All of us know the difference between reading and studying. While we usually read for the joy that the printed word brings us, we study to acquire knowledge. This is not as straightforward as it seems, because knowledge is truly appropriated into us only when it strikes a responsive chord and finds a purpose within us that is higher than the mere acquisition of data. As one famous aphorism says, “What you learn is of interest to your teacher, what you know is of interest to yourself, but the knowledge you put to use is of interest to all humankind. Knowledge unharnessed is idle vanity and an affront to the gods.”It is, indeed, silence that holds the key to the attainment of knowledge. To remain physically silent is no great hardship to most of us; but, to attain silence in the metaphysical sense calls for something more than merely refraining from making a noise. It means the absolute stilling of all thought processes in our wakeful state. Sleep is a fascinating analogy to this kind of silence; as we all know, nature stills the mind to sense impressions periodically, by putting us to sleep.
Silence, therefore, is as central to our well-being as sleep.
Meditation is one big step to achieve silence. It provides us with the power to turn our mind inwards upon the self; to hold it as still as a serene lake. Yes, when you first embark on it, there will be difficulties: little thought-ripples encroach upon your stillness. But, when you have fortitude, you will conquer their hold on your mind, because you will soon find the ‘sounds’ of soundlessness within.
Neuroscientists suggest that meditation strengthens the brain by reinforcing the connections between brain cells. A recent study showed that people who meditate exhibit higher levels of gyrification — the ‘folding’ of the cerebral cortex as a result of growth, which, in turn, could allow the brain to process information in a jiffy. Other studies have shown that meditation causes the brain to undergo physical changes — most of which are beneficial, including decreased sensitivity to pain. It is also evidenced that long-term meditation is associated with increased grey matter density in the brain stem. Research has also compared the brains of meditators with non-meditators. The structural differences observed point out certain benefits — improved cognitive, emotional, and immune responses and positive effects on breathing and heart rate (cardio-respiratory control).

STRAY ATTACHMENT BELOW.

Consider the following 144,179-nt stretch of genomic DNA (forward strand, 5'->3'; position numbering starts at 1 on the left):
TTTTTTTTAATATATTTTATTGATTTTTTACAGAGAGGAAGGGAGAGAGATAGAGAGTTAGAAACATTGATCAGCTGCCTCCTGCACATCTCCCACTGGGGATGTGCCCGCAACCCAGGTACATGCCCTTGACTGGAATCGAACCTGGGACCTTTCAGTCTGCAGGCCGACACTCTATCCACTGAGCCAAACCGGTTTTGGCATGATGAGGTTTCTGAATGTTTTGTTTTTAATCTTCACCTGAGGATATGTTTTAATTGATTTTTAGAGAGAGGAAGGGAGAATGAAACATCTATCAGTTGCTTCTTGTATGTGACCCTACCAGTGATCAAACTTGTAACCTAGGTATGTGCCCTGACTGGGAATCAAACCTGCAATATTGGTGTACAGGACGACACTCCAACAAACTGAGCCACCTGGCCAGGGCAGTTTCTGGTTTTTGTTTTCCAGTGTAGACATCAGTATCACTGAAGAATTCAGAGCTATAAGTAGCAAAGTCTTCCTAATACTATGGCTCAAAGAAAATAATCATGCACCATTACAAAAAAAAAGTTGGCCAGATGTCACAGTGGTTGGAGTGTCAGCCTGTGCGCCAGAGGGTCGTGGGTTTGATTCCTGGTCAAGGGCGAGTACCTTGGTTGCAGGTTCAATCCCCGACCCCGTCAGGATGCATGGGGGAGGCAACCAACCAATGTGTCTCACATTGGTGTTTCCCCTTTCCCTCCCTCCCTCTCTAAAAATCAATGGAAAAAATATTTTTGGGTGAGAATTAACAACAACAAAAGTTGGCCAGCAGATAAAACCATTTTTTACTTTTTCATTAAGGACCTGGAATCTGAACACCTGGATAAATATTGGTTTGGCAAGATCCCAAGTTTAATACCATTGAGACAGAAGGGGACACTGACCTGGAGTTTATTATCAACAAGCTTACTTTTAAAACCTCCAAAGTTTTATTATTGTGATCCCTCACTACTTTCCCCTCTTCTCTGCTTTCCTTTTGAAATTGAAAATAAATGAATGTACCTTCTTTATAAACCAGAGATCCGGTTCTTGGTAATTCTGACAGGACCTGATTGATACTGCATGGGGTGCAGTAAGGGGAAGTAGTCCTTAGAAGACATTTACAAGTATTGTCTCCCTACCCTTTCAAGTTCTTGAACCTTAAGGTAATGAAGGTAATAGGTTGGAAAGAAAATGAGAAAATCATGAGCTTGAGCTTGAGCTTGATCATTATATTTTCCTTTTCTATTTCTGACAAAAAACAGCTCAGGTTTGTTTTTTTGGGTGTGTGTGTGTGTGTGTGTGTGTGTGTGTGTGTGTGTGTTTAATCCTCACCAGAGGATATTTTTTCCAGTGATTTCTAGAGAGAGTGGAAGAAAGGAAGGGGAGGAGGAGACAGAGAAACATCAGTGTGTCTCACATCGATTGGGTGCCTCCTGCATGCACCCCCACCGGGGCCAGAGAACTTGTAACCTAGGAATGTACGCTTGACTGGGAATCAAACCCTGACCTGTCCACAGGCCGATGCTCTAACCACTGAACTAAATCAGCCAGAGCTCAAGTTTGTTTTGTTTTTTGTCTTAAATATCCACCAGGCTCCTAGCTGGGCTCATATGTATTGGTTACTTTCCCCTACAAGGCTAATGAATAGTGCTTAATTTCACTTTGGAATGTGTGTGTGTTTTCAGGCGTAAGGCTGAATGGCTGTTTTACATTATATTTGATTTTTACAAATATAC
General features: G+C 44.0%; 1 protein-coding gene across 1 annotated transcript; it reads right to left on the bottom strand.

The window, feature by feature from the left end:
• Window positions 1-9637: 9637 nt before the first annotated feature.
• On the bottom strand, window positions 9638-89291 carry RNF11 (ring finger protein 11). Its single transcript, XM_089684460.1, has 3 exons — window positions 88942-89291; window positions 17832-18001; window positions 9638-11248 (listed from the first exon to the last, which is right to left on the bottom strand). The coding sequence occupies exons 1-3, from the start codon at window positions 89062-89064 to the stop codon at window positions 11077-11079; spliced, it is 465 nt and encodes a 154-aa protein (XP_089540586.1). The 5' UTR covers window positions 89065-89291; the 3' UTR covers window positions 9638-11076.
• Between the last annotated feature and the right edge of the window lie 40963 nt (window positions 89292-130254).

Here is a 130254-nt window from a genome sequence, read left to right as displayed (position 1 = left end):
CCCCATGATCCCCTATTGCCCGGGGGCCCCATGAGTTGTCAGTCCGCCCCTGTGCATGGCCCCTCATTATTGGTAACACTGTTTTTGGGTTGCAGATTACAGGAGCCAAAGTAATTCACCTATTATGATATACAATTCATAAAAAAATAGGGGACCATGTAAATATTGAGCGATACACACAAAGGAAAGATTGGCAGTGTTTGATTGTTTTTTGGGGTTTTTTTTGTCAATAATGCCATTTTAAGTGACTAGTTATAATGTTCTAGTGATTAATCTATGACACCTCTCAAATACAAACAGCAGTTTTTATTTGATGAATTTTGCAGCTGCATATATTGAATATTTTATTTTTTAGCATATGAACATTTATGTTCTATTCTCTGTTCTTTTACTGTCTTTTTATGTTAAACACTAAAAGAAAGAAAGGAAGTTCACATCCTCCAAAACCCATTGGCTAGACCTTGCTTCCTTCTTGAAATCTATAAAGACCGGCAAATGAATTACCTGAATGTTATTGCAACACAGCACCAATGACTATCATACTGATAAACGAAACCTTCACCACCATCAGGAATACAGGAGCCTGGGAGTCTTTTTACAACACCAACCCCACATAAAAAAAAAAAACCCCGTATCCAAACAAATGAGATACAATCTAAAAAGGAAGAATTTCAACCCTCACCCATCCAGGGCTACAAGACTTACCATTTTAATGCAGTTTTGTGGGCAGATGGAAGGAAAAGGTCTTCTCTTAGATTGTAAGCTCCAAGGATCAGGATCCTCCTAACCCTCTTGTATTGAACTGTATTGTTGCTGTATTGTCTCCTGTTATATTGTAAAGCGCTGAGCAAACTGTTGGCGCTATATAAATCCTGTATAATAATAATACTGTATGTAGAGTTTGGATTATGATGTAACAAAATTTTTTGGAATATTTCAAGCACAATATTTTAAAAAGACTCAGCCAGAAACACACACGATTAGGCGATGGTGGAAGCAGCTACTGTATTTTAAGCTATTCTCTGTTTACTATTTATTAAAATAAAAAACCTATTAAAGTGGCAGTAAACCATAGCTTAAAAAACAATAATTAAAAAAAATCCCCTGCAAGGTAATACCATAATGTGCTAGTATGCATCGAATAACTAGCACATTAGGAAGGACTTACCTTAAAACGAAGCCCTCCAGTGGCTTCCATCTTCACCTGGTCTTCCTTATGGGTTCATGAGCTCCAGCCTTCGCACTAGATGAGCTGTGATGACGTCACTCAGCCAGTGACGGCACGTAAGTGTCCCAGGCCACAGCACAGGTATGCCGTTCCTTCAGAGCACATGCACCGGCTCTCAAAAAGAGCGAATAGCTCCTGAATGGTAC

The most excellent mode to meditate is to contemplate upon the universal mind, in any which way you may understand it. The next step is visualization: to visualize a power at work, and realize that the energy of the universe is a warm, co-operative energy. Try to, thereafter, understand the laws of the cosmos too. For this state to evolve, you must, of course, be open — just as you would be accessible to the laws of computer hardware in order to be a good computer engineer.
There’s yet another statement of belief you could use. Think of meditation as the means by which you plug into the currents through which the Absolute transmits creative vibrations. This leads you to the conclusion, naturally enough, that the laws of the Absolute always function in the same way; that they allow us to attain our fullest flawlessness, once we understand them and flow with them.
Now, don’t you apply the brakes. Imagine the cuddle of the natural law, and rebuild the play of creation. Once you realize that the soul can unshackle itself from the forces that bind it down, you have a new standpoint on life. You’d reside upon the higher intelligence, or the spiritual mind that now awakens. It will tell you that your being is more enduring than that of the ancient mountains, or the distant stars — that your present self is just as transcendent.It tells you too that you have often misinterpreted your vague longing for a different life and tried to gratify it by seeking material and sensual diversions. The inference? Always remember that you are a spiritual being, and that you own the various phases of your mind, in the same way that a plumber owns his tools. As one scholar put it, “Meditate upon the fact that you inherit the creative ability of the Divine Creator, and that the flowering of this ability will settle your every problem; it cannot flower in the arid land of fear and disharmony, because it requires the fertility of glad, confident expectation.”